Shakespeare’s Narrative Sources: Italian Novellas and Their European Dissemination
Anon. Iulia e Pruneo
The novella of Iulia (Giulia) and Pruneo, by anonymous, is extant in six manuscript collections: Harvard University, Houghton Library, MS Typ. 24 (digitised here); Yale University, Beinecke Library, MS 412; Bodleian Library (Oxford), MS. Canonici Ital. 39 (which contains only ‘Iulia and Pruneo’ and Boccaccio’s Filostrato); Biblioteca Marciana (Venice), MS Ital. VI, 618 (6351); Biblioteca Capitolare of Verona, MS CCCCLXXI 314; Biblioteca Nazionale Centrale of Florence, MS Magl VI, 169. The version which has been used as the copytext of this transcription is the codex preserved at the Houghton Library, which is written in the hand of the Veronese humanist, scribe, and antiquarian Felice Feliciano (d. 1479). This ascription means that this text already circulated alongside (and, possibly, before) the version of Masuccio Salernitano, whose Novellino was first published in 1476.
The other manuscript collections include altogether different novellas (see e.g. the contents of the Beinecke Library manuscript here). Nevertheless, scholarship has collectively called the four recurring novellas Refugio (or Refrigerio) de’ mixeri (i.e., The Shelter or Relief of the Wretched). We have evidence that, by the end of the fifteenth century, this corpus had been ascribed to Petrarch. In the 1497 edition of Petrarch’s works, edited by the physicians Bernardo Lapini and Niccolò Peranzone, the latter commented that Petrarch had written a book in prose “chiamato el Refrigerio delli miseri el quale recita quattro casi admorosi de digna commemoratione come spero si vederà presto facendolo venire ad luce” (“entitled ‘The Relief of the Wretched’, which relates four amorous incidents worthy of remembrance, which hopefully will be published soon”). While this attribution has been unfailingly considered spurious by contemporary scholars, it certainly boosted the circulation of such texts. (Incidentally, the name Pruneo seems to have been coined by Boccaccio in his Ninfale Fiesolano).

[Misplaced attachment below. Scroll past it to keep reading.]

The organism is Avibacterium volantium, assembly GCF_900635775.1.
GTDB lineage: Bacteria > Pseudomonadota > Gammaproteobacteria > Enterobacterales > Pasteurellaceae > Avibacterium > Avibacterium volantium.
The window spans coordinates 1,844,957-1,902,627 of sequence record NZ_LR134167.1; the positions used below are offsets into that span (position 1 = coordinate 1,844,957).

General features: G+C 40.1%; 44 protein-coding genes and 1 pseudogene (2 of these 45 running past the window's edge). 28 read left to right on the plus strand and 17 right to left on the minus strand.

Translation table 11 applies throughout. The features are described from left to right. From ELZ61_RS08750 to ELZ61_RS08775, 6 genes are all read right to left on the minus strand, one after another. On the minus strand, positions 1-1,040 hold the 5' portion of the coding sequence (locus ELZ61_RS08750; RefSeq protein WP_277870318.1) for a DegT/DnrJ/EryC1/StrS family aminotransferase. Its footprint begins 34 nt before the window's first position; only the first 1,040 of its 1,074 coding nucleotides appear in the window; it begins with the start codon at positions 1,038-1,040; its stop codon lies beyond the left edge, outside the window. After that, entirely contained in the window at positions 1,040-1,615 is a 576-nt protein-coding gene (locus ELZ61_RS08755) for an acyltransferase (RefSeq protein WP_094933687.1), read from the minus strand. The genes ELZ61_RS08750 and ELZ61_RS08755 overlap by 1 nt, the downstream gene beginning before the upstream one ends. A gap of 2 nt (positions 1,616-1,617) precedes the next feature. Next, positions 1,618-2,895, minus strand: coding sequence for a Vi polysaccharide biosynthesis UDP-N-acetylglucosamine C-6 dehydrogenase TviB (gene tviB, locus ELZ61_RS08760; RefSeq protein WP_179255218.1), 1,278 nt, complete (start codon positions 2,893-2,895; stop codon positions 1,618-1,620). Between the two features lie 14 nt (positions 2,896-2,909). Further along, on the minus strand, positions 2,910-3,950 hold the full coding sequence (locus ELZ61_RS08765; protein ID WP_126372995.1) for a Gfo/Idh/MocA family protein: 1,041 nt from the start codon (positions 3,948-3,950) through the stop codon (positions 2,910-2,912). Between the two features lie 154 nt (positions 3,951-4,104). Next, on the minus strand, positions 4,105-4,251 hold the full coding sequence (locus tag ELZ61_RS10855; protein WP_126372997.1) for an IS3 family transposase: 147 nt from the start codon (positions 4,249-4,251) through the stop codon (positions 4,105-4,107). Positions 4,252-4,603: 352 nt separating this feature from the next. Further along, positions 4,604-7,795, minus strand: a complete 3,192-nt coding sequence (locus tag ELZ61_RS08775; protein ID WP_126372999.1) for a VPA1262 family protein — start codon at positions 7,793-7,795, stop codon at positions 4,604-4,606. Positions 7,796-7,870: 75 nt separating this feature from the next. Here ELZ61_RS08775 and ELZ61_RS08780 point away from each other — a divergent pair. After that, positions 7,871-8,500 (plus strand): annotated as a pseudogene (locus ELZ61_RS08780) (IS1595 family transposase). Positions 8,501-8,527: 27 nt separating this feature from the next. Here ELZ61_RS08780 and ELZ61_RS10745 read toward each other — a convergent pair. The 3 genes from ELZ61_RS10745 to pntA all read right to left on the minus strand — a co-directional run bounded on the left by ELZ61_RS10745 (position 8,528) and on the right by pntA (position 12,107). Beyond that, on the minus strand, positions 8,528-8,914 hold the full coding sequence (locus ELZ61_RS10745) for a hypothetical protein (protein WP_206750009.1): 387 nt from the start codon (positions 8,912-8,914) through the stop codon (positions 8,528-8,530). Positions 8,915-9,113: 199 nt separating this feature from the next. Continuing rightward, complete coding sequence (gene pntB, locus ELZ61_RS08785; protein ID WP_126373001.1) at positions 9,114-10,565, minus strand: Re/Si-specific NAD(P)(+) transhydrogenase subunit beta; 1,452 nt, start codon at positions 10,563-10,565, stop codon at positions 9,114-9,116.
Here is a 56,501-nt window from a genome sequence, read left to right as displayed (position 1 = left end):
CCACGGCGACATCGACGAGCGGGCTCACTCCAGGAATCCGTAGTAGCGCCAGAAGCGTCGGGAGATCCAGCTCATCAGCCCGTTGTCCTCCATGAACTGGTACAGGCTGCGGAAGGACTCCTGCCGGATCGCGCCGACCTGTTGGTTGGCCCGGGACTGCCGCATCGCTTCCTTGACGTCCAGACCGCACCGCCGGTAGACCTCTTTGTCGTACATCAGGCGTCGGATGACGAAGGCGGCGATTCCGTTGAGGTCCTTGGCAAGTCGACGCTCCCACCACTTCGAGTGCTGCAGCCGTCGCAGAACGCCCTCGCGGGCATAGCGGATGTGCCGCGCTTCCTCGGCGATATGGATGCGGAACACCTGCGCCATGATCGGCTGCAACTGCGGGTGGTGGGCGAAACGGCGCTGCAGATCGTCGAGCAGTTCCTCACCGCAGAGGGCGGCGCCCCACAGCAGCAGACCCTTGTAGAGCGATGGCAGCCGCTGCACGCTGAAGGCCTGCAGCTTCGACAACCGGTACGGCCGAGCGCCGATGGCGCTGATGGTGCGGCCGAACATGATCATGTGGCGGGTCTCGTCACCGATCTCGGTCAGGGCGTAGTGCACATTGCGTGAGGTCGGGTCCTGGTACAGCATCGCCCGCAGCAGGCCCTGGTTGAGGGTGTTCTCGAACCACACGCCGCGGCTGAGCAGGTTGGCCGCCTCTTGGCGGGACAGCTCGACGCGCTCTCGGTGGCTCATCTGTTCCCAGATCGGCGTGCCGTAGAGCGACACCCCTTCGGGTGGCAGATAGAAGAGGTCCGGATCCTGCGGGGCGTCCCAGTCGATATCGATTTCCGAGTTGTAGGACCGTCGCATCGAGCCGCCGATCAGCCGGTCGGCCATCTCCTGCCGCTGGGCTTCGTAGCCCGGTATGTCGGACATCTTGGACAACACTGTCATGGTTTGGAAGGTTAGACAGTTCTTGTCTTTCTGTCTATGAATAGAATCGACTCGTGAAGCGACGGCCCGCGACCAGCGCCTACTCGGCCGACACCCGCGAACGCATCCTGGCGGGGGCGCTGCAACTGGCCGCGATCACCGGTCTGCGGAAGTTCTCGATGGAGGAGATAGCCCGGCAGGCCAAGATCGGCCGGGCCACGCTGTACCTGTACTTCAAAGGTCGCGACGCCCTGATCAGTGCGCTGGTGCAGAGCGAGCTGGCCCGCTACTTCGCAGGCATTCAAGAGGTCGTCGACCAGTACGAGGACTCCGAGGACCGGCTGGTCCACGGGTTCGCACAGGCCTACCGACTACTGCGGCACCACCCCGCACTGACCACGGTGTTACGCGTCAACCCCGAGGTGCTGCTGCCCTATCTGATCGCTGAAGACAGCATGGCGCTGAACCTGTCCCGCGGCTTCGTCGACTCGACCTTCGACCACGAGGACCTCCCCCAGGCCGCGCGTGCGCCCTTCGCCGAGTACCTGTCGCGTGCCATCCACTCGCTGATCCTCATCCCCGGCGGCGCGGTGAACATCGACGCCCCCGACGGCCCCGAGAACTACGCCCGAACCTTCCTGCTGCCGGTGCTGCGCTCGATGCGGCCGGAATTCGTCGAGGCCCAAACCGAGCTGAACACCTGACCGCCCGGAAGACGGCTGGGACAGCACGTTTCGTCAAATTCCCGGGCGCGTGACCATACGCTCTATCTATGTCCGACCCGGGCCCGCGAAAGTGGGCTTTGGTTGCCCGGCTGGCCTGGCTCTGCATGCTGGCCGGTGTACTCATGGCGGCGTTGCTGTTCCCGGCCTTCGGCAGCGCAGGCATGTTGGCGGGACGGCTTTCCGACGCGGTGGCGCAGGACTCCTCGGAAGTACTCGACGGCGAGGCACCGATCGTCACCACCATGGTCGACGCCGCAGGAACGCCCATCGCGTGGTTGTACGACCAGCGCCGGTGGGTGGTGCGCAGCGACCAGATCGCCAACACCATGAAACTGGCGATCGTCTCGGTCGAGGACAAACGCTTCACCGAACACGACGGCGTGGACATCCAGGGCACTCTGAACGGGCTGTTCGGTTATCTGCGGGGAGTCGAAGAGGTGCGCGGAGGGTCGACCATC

The four novellas of the corpus (‘Iulia and Pruneo’; ‘Hyeronimo and Lucretia’; ‘Antonia and Antonio’; ‘Estore and Camilla’) share a setting in Veneto (Venice, Padua, Montagnana, and Verona, respectively) and all end with the suicide of the lovers. On the other hand, the novella of Ippolito and Lionora, which has a happy ending and is set in Tuscany, shares some traits with Da Porto’s version, especially since it introduces the topic of the two feuding families which is thematised in neither Masuccio nor in the novella of Iulia and Pruneo. Da Porto’s version is closer to Masuccio’s, which contains important narrative segments such as the lover’s banishment and the sleeping potion, which are entirely absent in the novella of Iulia and Pruneo. However, the latter features elements which can be found in Da Porto, but not in Masuccio: the similar names of the main characters, the setting in Veneto (Da Porto’s region), the Count Paris figure, the young woman’s violent suicide, and the young man’s suicide at the tomb of his beloved.
Bumgardner, G. H. 1974. Novelle Cinque: Tales from the Veneto. Barre, MA: Imprint Society.
Cracolici, Stefano. 2007. “All’ombra di Giulietta: Il Refugio de’ mixeri e il giallo dell’acronimo F. P.,” Italica 84 (2/3): 578-94.
Curti, Elisa. 2014. “‘Misere historie’ e ‘pietose novelle’ in area veneta.” In Giovanni Boccaccio: tradizione, interpretazione e fortuna. In ricordo di Vittore Branca, edited by Antonio Ferracin and Matteo Venier, 297-310. Udine: Forum.
Monga, Luigi. 1989. “Romeo and Juliet Revisited: More Novelle from the Italian Renaissance.” Manuscripta 32: 47-53.
Romano, Angelo, ed. 1993. Le storie di Giulietta e Romeo. 2 vols. Roma: Salerno Editrice.
Wilkins, E. H. 1954. “The Tale of Julia and Pruneo.” Harvard Library Bulletin 8: 102-7.